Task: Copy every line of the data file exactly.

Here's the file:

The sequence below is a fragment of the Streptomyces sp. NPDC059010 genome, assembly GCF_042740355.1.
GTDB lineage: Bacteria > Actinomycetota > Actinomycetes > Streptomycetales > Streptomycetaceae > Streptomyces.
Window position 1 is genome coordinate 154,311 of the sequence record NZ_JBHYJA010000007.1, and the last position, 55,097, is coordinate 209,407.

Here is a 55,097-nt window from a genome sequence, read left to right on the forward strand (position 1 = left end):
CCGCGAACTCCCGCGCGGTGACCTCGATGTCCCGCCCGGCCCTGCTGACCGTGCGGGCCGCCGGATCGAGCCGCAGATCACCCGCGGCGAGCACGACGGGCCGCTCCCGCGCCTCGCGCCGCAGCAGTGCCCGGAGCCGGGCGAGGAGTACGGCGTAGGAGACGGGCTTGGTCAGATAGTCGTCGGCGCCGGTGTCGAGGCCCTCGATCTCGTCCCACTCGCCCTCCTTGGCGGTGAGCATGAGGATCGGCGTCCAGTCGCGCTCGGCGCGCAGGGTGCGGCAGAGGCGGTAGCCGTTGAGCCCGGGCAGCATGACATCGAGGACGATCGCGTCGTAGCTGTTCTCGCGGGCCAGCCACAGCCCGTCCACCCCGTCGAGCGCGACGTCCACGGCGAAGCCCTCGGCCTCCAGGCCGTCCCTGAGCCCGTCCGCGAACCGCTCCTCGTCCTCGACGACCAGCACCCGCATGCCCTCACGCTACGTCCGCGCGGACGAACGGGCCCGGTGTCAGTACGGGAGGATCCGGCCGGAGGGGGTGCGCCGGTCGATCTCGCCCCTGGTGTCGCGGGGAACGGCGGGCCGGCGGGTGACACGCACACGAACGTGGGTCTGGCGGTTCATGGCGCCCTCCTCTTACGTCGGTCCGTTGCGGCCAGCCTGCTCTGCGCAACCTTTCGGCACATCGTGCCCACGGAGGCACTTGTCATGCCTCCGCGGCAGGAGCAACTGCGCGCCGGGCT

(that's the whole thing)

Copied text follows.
The sequence below is a fragment of the Streptomyces sp. NPDC059010 genome, assembly GCF_042740355.1.
GTDB lineage: Bacteria > Actinomycetota > Actinomycetes > Streptomycetales > Streptomycetaceae > Streptomyces.
Window position 1 is genome coordinate 154,311 of the sequence record NZ_JBHYJA010000007.1, and the last position, 55,097, is coordinate 209,407.

Here is a 55,097-nt window from a genome sequence, read left to right on the forward strand (position 1 = left end):
CCGCGAACTCCCGCGCGGTGACCTCGATGTCCCGCCCGGCCCTGCTGACCGTGCGGGCCGCCGGATCGAGCCGCAGATCACCCGCGGCGAGCACGACGGGCCGCTCCCGCGCCTCGCGCCGCAGCAGTGCCCGGAGCCGGGCGAGGAGTACGGCGTAGGAGACGGGCTTGGTCAGATAGTCGTCGGCGCCGGTGTCGAGGCCCTCGATCTCGTCCCACTCGCCCTCCTTGGCGGTGAGCATGAGGATCGGCGTCCAGTCGCGCTCGGCGCGCAGGGTGCGGCAGAGGCGGTAGCCGTTGAGCCCGGGCAGCATGACATCGAGGACGATCGCGTCGTAGCTGTTCTCGCGGGCCAGCCACAGCCCGTCCACCCCGTCGAGCGCGACGTCCACGGCGAAGCCCTCGGCCTCCAGGCCGTCCCTGAGCCCGTCCGCGAACCGCTCCTCGTCCTCGACGACCAGCACCCGCATGCCCTCACGCTACGTCCGCGCGGACGAACGGGCCCGGTGTCAGTACGGGAGGATCCGGCCGGAGGGGGTGCGCCGGTCGATCTCGCCCCTGGTGTCGCGGGGAACGGCGGGCCGGCGGGTGACACGCACACGAACGTGGGTCTGGCGGTTCATGGCGCCCTCCTCTTACGTCGGTCCGTTGCGGCCAGCCTGCTCTGCGCAACCTTTCGGCACATCGTGCCCACGGAGGCACTTGTCATGCCTCCGCGGCAGGAGCAACTGCGCGCCGGGCT